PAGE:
These stories are stewarded by those of us who make up an institution: patients, staff, residents, families, volunteers.
I have long been interested in the stories that my particular care setting, a cancer centre in a local hospital, is holding. Because I am a music therapist, and a songwriter, the most obvious way for me to tease out these stories is through song. And so in the spring of 2015, I ventured to create a songwriting project that would involve tell the story of the Cancer Centre as a whole.
Songwriting is a powerful tool for making meaning out of life. Music therapists commonly use songwriting as a therapeutic intervention to help clients explore feelings, construct new narratives, and contain emotional experiences. Through playing with words, structure, musical mood, and the creative process in general, writing songs can be a healing and life-giving activity. Many of the patients I work with in oncology use songwriting as part of their music therapy experience, most of them having never written a song – let alone played an instrument – in their lives. Countless powerful songs have emerged from these sessions with patients, many of which went on to be shared with their loved ones and hospital staff.
Songwriting with the whole institution was something entirely new to me.
For one month, questionnaires were circulated across the facility where staff and patients could anonymously answer questions about their experience of the cancer journey. Questions included: “what does cancer mean to you?” “what are three words to describe the cancer centre?” and “what can cancer not do?” Boxes were set up across the clinics, units and waiting rooms where these forms could be dropped off. Dozens of family members, staff, patients, and volunteers filled in questionnaires.
I collected them all and read each word. The breadth of emotion was astonishing. Cancer impacts people so broadly, nudging its way into all areas of people’s lives. There was hope and sadness, fear and joy, anger and gratitude. There was loss. There was celebration. There was even poetry! Some people submitted entire songs – lyrics set to familiar tunes – or whole poems about their cancer journeys. Mostly, the submissions were short clips of prose, jotted down while waiting for an appointment or grabbing a coffee on break.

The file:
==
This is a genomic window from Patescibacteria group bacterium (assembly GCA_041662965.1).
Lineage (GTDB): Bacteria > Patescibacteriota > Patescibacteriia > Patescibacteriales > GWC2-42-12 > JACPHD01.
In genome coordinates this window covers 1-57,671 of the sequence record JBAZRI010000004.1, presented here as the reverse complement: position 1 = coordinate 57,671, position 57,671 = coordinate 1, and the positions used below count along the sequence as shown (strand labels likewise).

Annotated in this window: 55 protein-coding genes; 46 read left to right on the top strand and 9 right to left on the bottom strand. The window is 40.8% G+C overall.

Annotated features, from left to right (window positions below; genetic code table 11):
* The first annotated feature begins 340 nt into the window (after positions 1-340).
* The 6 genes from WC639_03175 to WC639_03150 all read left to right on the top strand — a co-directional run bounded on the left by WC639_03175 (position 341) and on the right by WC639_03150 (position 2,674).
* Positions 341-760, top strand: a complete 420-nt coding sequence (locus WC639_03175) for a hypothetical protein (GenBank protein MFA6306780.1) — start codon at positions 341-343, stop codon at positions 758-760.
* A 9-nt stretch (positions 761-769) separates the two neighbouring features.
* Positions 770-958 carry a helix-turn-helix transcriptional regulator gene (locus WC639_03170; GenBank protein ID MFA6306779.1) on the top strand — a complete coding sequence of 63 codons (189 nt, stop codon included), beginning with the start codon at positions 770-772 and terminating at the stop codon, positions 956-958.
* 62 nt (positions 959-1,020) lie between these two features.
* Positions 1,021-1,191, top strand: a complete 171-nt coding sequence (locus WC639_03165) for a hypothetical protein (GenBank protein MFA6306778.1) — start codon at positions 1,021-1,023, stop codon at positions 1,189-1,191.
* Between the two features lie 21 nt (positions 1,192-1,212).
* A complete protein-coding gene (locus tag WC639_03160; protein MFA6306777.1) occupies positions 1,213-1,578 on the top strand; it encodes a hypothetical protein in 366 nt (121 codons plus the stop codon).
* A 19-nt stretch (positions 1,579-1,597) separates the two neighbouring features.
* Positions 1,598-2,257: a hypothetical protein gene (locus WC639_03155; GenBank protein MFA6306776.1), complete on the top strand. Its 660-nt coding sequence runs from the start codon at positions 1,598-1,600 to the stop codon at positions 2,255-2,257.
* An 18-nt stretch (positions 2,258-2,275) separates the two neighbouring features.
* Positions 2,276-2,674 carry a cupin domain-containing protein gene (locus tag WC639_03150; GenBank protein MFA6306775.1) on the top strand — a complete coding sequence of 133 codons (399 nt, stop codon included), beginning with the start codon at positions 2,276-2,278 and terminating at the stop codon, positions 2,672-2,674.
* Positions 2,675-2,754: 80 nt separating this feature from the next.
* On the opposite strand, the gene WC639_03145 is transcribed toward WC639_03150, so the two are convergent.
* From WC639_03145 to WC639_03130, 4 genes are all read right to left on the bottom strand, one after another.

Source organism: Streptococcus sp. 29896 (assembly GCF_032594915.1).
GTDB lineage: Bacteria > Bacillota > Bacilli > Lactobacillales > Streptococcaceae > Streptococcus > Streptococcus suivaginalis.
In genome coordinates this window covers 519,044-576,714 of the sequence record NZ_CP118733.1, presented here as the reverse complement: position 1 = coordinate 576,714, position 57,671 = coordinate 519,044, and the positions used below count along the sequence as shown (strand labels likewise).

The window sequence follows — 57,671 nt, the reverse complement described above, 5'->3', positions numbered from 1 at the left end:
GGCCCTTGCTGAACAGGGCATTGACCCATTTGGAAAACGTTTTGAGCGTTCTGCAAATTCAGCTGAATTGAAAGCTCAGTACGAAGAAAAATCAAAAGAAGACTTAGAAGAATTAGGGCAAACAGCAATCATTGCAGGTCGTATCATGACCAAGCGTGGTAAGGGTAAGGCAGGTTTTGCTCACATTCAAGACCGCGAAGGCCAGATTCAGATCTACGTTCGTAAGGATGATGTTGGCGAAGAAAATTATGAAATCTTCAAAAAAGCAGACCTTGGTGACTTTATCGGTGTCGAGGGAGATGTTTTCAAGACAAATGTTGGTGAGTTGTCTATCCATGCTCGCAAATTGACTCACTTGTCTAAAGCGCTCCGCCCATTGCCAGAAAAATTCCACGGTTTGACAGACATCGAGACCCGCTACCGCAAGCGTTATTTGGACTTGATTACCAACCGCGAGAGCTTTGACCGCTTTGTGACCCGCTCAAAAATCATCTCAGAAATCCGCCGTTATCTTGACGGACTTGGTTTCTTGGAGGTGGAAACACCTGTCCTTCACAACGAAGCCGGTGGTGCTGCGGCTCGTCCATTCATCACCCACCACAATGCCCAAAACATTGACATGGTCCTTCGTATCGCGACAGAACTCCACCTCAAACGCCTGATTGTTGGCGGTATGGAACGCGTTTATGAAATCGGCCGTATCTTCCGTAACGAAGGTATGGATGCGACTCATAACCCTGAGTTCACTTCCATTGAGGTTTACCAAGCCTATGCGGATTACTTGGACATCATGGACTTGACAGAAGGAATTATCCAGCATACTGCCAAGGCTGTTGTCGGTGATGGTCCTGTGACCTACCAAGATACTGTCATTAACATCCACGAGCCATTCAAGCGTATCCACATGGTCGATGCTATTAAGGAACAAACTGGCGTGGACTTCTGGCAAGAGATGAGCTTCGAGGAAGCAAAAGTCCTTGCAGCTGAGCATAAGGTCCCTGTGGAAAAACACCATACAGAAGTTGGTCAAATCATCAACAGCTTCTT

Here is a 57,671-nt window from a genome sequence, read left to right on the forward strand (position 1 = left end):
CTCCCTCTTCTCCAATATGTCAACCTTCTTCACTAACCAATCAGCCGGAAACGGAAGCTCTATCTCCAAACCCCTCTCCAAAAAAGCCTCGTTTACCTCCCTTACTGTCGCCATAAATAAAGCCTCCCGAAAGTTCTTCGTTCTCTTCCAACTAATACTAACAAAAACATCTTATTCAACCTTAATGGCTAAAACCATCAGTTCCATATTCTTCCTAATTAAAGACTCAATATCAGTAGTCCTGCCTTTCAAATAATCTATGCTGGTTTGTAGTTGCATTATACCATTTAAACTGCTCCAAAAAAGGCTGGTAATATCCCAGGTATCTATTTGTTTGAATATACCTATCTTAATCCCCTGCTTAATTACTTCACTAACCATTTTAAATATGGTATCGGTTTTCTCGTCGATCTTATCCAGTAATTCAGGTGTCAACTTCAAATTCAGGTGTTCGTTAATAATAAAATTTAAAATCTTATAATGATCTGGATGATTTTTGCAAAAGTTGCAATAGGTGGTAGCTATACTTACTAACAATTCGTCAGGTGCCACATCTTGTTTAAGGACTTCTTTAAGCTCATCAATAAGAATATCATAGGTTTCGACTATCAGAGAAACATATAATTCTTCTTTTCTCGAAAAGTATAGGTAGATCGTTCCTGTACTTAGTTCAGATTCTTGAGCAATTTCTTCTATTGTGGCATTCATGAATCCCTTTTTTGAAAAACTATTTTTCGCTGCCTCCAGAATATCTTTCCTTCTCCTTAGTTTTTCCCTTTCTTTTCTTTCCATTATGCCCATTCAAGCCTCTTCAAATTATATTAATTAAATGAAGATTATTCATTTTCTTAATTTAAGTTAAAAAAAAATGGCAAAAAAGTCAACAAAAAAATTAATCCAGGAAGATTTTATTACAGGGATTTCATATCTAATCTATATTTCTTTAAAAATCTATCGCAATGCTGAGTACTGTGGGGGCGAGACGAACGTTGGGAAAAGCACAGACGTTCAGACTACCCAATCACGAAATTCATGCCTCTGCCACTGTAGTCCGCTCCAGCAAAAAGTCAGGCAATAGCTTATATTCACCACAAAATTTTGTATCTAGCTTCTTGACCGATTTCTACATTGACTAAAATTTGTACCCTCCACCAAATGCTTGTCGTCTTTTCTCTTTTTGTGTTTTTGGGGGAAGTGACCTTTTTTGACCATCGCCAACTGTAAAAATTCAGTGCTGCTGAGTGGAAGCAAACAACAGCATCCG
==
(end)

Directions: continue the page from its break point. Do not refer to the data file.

After reading through the submissions and typing them into a document, I hosted three open songwriting workshops. These were open to anyone to attend, and no experience was necessary. In each of these one-hour workshops, participants combed through the lyrics and identified themes. Through discussion, brainstorming, group writing, and lots of trial-and-error with music, we were able to come up with a rough draft of a song after each of the three sessions. With the bare bones of three songs, I quickly flushed them out and made a few edits. They were recorded at a professional studio, and shared on the cancer centre website.
When taking a therapeutic approach to songwriting, we merge musical craft with counseling goals. We make choices about choruses, verses, musical themes and styles, melody, and mood, based on what version of reality we want to create. A song that lingers on despair can help contain a truly-felt experience of that emotion, validating it so that we can begin moving through it. A song that begins on a sad note and turns hopeful in the chorus can reframe a challenge, reinforcing our resilience to help us move through it. Always, the emphasis is on writing the best possible song. When we hold the art to a high standard, truth – and its therapeutic effect – inevitably follows suit.
For that reason, the songs that emerged from this project were deliberately contrasting. The participants were clear about reflecting the diversity of experiences shared, balancing the importance of hope with the honesty of how lonely and terrifying cancer can be.
These three songs now live on the Cancer Centre website and are available for anyone to listen to. In a busy environment like a hospital, where everyone – patient and staff alike – has a job to do – it’s challenging to make time to reflect on how much we’re all holding. The lived experiences of people in an oncology program are vast and profound. Through writing and sharing these songs, it was hoped that the Cancer Centre community as a whole could feel connected to the shared lived experiences that we are all stewarding. Perhaps, through music, we can feel united by one another’s strengths, fears, and love.
Listen to the songs here!
Sarah Pearson is a music therapist working in palliative care and oncology in Kitchener, ON, and is the program development coordinator at the Room 217 Foundation. Workshops using music and music therapy techniques such as this one can be provided through the Room 217 Foundation.
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